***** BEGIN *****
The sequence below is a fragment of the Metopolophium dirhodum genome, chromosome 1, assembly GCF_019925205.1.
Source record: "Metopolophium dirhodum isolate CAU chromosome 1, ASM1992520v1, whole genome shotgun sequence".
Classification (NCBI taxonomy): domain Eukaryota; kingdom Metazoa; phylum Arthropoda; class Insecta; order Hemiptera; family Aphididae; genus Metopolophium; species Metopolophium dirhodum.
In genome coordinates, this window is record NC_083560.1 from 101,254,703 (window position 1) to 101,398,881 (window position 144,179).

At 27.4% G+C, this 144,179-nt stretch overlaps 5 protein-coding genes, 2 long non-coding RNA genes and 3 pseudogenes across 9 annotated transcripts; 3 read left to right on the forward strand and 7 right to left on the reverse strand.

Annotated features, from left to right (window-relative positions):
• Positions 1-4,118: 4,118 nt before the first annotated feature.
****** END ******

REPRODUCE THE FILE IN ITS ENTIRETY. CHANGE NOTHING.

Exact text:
The sequence below is a fragment of the Metopolophium dirhodum genome, chromosome 1, assembly GCF_019925205.1.
Source record: "Metopolophium dirhodum isolate CAU chromosome 1, ASM1992520v1, whole genome shotgun sequence".
Classification (NCBI taxonomy): domain Eukaryota; kingdom Metazoa; phylum Arthropoda; class Insecta; order Hemiptera; family Aphididae; genus Metopolophium; species Metopolophium dirhodum.
In genome coordinates, this window is record NC_083560.1 from 101,254,703 (window position 1) to 101,398,881 (window position 144,179).

At 27.4% G+C, this 144,179-nt stretch overlaps 5 protein-coding genes, 2 long non-coding RNA genes and 3 pseudogenes across 9 annotated transcripts; 3 read left to right on the forward strand and 7 right to left on the reverse strand.

Annotated features, from left to right (window-relative positions):
• Positions 1-4,118: 4,118 nt before the first annotated feature.